Published On: January 11, 2023 08:30 AM NPT By: Kosh Raj Koirala | @KoshRKoirala
KATHMANDU, Jan 11: Having opposition parties is a crucial aspect of a functioning democracy, as it provides a mechanism for checks and balances on the ruling parties and also allows for alternative viewpoints and policies to be presented and debated. But with all major political parties including the Nepali Congress (NC) giving a vote of confidence to Prime Minister Pushpa Kamal Dahal, there has been a debate if there are opposition parties in parliament.
There are 12 political parties including seven nationally recognized parties in the House of Representatives (HoR). Of them, only two fringe parties -- People’s Front Nepal and Nepal Workers and Peasants Party—with one lawmaker each chose to vote against the trust motion put forth by Prime Minister Dahal.
NC had forged an electoral alliance with the CPN (Maoist Center)-led by Dahal. Although the parties contested the parliamentary election together with a pledge to form a new government, the Maoist Center decided to part its way after the NC allegedly denied the prime ministerial berth as agreed earlier and Dahal became new prime minister with the support of the CPN-UML—the second largest party in the parliament—and few other smaller parties.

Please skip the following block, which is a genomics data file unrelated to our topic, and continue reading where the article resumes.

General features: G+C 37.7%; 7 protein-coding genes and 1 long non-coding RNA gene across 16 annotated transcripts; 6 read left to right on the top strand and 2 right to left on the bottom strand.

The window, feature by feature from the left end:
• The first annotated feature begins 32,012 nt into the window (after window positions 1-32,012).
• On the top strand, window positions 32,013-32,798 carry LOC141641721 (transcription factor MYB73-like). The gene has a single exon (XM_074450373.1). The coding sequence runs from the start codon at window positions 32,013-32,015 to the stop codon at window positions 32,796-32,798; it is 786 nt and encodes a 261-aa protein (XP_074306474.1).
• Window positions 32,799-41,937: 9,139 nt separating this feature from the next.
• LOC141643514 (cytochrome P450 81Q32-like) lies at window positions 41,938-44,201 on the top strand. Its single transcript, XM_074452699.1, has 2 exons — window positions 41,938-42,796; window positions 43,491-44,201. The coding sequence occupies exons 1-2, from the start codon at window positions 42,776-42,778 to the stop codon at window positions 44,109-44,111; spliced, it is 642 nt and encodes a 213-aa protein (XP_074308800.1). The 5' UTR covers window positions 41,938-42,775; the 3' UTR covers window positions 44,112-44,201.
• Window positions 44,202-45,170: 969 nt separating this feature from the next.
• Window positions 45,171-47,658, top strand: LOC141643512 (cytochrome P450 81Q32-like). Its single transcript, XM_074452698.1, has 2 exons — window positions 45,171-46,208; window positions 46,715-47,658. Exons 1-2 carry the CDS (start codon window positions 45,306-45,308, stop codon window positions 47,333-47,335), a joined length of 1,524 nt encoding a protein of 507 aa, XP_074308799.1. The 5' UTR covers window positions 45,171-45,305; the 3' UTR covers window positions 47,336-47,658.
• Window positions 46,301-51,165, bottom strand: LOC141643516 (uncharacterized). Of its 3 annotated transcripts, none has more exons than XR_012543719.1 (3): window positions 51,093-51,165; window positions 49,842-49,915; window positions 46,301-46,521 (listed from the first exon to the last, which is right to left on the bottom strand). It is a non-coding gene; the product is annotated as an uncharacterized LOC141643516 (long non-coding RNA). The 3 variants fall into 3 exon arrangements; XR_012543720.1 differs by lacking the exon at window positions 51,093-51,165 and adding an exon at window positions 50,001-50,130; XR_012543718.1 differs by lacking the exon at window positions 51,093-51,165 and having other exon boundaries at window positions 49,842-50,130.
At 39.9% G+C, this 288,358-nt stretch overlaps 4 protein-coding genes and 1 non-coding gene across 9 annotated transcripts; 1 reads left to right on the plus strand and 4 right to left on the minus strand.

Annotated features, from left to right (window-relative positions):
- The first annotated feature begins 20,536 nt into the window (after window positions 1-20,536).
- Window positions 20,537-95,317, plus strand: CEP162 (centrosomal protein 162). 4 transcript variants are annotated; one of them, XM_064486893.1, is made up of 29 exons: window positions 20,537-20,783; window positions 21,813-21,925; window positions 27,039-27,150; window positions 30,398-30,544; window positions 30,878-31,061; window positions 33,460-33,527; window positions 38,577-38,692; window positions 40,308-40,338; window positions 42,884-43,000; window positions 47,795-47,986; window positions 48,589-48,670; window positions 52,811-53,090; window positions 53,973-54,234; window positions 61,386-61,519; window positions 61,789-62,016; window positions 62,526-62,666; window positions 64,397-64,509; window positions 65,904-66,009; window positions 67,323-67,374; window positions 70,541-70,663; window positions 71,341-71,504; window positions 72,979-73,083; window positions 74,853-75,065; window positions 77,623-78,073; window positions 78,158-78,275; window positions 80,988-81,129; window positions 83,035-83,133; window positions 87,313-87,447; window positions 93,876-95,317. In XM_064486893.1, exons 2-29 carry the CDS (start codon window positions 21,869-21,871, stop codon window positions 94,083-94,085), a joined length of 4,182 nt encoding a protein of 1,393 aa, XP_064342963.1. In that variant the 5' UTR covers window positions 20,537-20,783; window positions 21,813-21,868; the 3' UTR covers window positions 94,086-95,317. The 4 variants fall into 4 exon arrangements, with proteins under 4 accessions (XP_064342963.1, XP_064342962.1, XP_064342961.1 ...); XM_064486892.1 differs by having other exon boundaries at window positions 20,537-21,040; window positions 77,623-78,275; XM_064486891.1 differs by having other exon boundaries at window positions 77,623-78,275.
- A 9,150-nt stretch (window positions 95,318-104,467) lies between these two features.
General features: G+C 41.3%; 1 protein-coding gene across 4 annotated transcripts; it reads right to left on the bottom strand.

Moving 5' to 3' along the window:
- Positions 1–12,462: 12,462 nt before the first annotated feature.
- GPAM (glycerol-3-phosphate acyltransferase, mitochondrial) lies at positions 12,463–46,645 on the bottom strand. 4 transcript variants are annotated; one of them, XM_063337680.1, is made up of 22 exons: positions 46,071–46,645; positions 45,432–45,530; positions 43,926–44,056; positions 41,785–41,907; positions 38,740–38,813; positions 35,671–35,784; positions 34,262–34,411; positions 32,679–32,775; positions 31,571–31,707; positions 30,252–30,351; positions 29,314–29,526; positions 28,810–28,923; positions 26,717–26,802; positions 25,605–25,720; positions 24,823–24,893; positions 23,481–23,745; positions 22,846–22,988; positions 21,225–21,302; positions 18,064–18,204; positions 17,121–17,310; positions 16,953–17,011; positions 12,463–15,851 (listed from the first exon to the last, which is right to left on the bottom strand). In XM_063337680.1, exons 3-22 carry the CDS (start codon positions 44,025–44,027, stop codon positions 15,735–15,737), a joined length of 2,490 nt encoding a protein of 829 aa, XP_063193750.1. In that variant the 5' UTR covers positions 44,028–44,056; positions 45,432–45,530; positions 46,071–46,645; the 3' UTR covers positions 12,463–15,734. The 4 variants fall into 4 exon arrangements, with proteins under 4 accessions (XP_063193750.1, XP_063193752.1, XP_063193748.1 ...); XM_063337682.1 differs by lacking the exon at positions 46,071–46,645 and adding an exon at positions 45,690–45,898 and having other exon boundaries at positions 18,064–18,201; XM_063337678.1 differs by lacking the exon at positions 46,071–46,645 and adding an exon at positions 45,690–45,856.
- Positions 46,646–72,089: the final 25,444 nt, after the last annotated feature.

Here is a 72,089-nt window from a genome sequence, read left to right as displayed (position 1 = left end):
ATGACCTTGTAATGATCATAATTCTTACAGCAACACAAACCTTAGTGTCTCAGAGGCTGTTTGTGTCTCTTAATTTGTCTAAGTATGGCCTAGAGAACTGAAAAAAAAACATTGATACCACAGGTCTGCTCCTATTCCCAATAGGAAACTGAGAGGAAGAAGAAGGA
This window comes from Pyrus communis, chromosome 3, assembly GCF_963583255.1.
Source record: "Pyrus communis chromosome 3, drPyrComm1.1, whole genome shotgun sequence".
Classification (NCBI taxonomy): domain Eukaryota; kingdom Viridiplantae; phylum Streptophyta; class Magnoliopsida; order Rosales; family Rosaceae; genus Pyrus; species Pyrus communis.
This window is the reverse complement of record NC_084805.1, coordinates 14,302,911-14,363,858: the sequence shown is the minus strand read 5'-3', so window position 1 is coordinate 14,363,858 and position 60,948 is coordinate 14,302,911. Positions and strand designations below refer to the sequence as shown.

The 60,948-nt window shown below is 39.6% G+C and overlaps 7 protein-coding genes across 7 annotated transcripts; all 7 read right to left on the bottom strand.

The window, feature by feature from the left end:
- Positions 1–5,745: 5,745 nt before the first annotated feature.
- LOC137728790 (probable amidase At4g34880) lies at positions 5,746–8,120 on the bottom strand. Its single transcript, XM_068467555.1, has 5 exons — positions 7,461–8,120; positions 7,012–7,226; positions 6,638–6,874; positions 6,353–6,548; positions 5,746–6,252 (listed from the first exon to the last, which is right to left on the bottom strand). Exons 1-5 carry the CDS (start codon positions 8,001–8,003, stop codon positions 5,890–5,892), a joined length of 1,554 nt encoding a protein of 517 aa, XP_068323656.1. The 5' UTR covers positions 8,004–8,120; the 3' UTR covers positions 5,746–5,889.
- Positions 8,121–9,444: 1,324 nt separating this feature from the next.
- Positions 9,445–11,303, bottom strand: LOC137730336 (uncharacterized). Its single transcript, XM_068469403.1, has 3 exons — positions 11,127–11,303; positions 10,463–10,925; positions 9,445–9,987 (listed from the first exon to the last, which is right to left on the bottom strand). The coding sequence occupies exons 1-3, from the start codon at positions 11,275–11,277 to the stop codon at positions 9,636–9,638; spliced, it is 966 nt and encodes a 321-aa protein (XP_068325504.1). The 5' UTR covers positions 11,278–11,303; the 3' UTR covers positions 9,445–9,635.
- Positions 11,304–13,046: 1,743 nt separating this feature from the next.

After the alliance with the Maoist Center was broken, NC was expected to stay in the opposition in parliament even as the party emerged as the largest party in the recently-held election. The decision of NC President Sher Bahadur Deuba to cast votes in favor of Prime Minister Dahal has caught many by a surprise, courting severe criticisms against the NC.
Talking to media persons after the voting in parliament, senior NC leader Ram Chandra Poudel said they decided to vote in favor of Prime Minister Dahal as the UML had ‘hijacked’ the alliance they formed earlier to safeguard the constitution following the unconstitutional move of the then Prime Minister K P Oli to dissolve the parliament. He described their decision as a move to seek a ‘course correction’.
Senior leader Poudel, who was widely seen as NC’s presidential candidate, said the NC did not give votes to Dahal out of any kind of power-sharing agreement. “We supported Prime Minister Dahal to safeguard the constitution that is likely to be threatened again,” he said, while hinting that there could be a similar move as in the past to dissolve the elected parliament.
NC youth leader Pradip Poudel said his party will stay in opposition in parliament even as they voted in favor of Prime Minister Dahal. “NC is still in opposition. Although I personally had suggested not giving a vote of confidence to Prime Minister Dahal, our party decided to vote in favor of Dahal. We accepted the party’s decision. NC will continue to be in the opposition. There is no chance of joining the government,” said Poudel.
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